“There was a stunt shift about 10 years ago,” recalls Record, watching her own athletes build pyramids that taunt the human body and seem to defy gravity. “It was a race to come up with the next new thing.”

Then on March 5, 2006, a Southern Illinois University cheerleader fell off a human pyramid onto the basketball court during the Missouri Valley Conference tournament final and college cheerleading came tumbling down.

Kristi Yamaoka, a second year member of the Salukis cheer team, fell backward 15 feet, ultimately breaking her neck and suffering a concussion. The fall was on national television, and it caused a furor. Even though it was Yamaoka who did the wrong thing, not her bases or “catchers,” the American Association of Cheerleading Coaches and Advisors imposed more than 50 new rules and restrictions on college cheerleading programs hoping to alleviate such catastrophic injuries. AACCA limited the difficulty of all stunts and made it “illegal” to do certain tumbling flips including fulls and double full twists. Although not allowed at the college level, most of the forbidden stunts can be seen in a high school gym.

Before AACCA stepped in, Record already knew the dangers of cheerleading. Two years ago, Record witnessed one of her own cheerleaders break his neck when attempting a back flip. In the two seasons since then, she has seen torn knee ligaments, broken ankles, arms and fingers, several shoulder surgeries, hernias, pulled muscles and numerous stitches.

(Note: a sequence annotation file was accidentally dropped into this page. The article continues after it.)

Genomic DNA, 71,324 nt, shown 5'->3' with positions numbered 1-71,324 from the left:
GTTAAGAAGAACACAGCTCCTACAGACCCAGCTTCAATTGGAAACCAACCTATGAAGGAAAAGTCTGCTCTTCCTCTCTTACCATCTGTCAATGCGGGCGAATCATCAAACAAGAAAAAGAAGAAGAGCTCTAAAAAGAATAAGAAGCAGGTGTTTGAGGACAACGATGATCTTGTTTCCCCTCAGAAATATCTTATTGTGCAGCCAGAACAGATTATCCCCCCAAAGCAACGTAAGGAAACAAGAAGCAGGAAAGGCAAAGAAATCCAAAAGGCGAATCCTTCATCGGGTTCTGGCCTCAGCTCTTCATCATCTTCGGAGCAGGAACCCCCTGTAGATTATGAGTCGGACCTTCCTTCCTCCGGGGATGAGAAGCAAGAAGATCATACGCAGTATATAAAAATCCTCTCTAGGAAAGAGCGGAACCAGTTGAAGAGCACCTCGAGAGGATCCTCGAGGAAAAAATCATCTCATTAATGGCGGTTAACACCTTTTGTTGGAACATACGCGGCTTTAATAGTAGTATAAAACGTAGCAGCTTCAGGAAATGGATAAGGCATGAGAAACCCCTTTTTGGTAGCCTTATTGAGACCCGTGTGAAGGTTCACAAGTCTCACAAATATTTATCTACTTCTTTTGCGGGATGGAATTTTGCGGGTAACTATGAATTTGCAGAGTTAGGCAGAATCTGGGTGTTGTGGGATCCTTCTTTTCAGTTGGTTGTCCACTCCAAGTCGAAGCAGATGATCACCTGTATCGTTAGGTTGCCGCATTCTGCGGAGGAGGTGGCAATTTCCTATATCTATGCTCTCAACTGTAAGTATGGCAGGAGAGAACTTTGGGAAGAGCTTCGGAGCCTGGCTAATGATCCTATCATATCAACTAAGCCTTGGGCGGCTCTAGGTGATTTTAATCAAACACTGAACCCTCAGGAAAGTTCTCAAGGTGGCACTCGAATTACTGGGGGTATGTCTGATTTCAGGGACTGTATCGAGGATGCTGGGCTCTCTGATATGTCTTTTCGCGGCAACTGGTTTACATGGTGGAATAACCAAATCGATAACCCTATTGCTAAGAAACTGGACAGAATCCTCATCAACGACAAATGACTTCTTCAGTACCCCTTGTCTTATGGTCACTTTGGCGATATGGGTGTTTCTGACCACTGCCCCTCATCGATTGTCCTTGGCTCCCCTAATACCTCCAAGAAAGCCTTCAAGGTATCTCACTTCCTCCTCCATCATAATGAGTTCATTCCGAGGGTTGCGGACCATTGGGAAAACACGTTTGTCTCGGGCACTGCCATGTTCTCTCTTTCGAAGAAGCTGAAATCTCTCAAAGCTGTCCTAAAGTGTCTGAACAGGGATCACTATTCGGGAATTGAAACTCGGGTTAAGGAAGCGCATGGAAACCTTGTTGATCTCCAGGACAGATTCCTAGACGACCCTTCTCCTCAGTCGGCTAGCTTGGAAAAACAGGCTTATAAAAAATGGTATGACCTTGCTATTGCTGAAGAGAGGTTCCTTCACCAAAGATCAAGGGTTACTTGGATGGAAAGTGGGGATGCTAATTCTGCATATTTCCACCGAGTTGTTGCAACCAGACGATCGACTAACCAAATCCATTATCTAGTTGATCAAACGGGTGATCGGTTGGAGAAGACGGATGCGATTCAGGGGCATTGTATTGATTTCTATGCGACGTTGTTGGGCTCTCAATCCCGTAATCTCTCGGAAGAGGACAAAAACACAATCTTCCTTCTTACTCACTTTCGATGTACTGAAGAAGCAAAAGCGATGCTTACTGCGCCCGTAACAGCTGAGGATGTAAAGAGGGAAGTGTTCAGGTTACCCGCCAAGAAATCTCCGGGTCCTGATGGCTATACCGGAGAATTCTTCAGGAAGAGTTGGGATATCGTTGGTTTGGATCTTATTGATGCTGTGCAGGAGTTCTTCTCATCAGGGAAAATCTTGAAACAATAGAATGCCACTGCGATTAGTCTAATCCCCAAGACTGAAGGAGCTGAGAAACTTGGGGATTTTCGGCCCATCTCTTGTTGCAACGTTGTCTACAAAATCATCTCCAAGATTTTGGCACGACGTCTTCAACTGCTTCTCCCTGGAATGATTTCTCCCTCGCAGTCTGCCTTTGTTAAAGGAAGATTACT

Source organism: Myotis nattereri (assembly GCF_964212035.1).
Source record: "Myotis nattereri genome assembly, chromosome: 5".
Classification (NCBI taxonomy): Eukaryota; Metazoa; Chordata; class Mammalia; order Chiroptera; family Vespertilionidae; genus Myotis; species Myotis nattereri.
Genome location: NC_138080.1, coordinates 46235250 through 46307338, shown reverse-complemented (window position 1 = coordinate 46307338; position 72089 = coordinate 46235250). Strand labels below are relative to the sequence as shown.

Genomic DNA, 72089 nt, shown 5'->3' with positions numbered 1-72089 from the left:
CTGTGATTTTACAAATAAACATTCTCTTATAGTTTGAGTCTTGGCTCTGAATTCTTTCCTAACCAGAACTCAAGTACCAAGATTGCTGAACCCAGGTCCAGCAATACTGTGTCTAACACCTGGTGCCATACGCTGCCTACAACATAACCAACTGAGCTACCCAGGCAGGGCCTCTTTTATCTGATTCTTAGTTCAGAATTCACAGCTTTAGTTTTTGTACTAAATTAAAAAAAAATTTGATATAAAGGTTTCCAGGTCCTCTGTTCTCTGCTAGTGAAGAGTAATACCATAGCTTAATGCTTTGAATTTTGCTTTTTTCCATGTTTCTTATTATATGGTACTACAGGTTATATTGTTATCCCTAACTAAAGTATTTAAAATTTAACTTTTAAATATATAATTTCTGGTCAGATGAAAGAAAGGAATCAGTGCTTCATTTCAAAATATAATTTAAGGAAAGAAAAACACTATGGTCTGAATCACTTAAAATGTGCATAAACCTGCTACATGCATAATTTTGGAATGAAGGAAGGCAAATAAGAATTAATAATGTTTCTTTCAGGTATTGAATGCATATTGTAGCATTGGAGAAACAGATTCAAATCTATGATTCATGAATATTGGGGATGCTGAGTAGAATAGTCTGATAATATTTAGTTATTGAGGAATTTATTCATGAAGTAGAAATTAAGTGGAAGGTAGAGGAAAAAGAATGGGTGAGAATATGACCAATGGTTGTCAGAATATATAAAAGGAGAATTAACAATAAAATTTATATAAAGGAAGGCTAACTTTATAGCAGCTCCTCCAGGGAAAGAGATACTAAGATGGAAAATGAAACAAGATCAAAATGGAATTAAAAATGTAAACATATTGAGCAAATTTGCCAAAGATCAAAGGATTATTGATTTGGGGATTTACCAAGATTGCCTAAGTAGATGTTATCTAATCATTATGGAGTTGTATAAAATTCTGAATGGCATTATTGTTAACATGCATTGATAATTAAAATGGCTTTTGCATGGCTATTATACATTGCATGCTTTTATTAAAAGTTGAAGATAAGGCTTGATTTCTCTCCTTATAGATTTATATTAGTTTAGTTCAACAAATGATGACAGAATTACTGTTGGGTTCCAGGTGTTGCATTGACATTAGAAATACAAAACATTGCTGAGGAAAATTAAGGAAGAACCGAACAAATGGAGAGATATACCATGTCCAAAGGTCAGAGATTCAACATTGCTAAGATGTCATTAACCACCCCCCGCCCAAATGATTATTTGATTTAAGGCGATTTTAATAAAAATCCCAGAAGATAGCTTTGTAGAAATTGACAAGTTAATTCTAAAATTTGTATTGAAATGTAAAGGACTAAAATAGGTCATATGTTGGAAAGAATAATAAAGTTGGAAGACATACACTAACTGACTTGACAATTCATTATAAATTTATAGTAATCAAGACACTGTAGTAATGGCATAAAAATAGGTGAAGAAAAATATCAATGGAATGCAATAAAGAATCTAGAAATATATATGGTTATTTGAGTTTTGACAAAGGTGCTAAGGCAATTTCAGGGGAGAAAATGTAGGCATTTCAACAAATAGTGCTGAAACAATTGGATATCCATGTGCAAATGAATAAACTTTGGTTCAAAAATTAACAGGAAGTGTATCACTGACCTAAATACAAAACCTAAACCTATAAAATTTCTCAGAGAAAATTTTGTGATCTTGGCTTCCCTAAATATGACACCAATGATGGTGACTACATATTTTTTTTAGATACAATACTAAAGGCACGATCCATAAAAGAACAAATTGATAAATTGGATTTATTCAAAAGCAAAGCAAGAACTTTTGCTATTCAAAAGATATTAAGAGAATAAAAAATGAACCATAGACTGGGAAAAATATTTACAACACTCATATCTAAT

The rule changes mainly affect the basketball season – a cheerleader’s prime opportunity to have an effect on the crowd. Record fears these rules are punishing the universities who do take safety seriously, whose coaches are AACCA certified and who strive for perfection and technique before difficulty.

“The guy athletes push the level of competition into cheerleading, too. It’s going to be harder to get guys and grow our program with these rules,” she said.

Record already sees her male cheerleaders getting frustrated. With the numerous restrictions on stunts, pyramids and high flying tosses, including no one-armed stunts or allowing girls to soar through the air, it will be hard to recruit strong, excited guys. Record is trying to keep her guys enthusiastic and has even cut back the hours in the gym to reduce frustration.

“We don’t want to burn the guys out.”

“Five, six, seven, eight,” the female cheer captain, Anne Fennell calls, signaling the group’s final standing back flip of the night. Jumping, flipping and landing in unison, the 15 female cheerleaders represent the team “togetherness” Record strives for.

After two and a half hours of running, yelling, jumping, tossing, flipping, squatting, flying and laughing, the Illinois Cheerleading Team calls it a night.

The next day, Record will do her same routine – go to work, plot new cheer pyramids, have dinner and rush off to cheer practice. She uses her same philosophy with coaching as she did when she was cheering.

“I’m committed,” she said. “I want people who are willing to come in here and give 110 percent each time.”

Through her struggles, minimal pay and decreased family time, Record would not change her opportunity to coach one of the largest cheer programs in the country for anything.